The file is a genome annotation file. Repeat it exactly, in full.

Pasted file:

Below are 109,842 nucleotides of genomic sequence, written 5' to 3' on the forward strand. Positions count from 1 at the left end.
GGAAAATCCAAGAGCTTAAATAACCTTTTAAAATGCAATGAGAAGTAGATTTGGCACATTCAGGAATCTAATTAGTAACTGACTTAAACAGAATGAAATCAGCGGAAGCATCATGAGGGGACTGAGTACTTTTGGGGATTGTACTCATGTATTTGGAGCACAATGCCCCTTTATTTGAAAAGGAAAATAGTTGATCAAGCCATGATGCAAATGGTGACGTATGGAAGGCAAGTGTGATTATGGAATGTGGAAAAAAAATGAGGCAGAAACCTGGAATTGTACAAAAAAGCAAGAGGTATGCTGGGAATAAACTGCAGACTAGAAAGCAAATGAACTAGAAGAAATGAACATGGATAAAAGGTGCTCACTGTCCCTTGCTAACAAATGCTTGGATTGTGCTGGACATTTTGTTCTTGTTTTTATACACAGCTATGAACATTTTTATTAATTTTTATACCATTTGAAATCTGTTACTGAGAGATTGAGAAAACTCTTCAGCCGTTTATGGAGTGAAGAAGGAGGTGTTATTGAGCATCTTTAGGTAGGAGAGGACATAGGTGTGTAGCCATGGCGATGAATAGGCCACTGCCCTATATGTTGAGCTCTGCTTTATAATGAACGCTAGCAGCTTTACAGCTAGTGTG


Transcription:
Below are 109,842 nucleotides of genomic sequence, written 5' to 3' on the forward strand. Positions count from 1 at the left end.
GGAAAATCCAAGAGCTTAAATAACCTTTTAAAATGCAATGAGAAGTAGATTTGGCACATTCAGGAATCTAATTAGTAACTGACTTAAACAGAATGAAATCAGCGGAAGCATCATGAGGGGACTGAGTACTTTTGGGGATTGTACTCATGTATTTGGAGCACAATGCCCCTTTATTTGAAAAGGAAAATAGTTGATCAAGCCATGATGCAAATGGTGACGTATGGAAGGCAAGTGTGATTATGGAATGTGGAAAAAAAATGAGGCAGAAACCTGGAATTGTACAAAAAAGCAAGAGGTATGCTGGGAATAAACTGCAGACTAGAAAGCAAATGAACTAGAAGAAATGAACATGGATAAAAGGTGCTCACTGTCCCTTGCTAACAAATGCTTGGATTGTGCTGGACATTTTGTTCTTGTTTTTATACACAGCTATGAACATTTTTATTAATTTTTATACCATTTGAAATCTGTTACTGAGAGATTGAGAAAACTCTTCAGCCGTTTATGGAGTGAAGAAGGAGGTGTTATTGAGCATCTTTAGGTAGGAGAGGACATAGGTGTGTAGCCATGGCGATGAATAGGCCACTGCCCTATATGTTGAGCTCTGCTTTATAATGAACGCTAGCAGCTTTACAGCTAGTGTG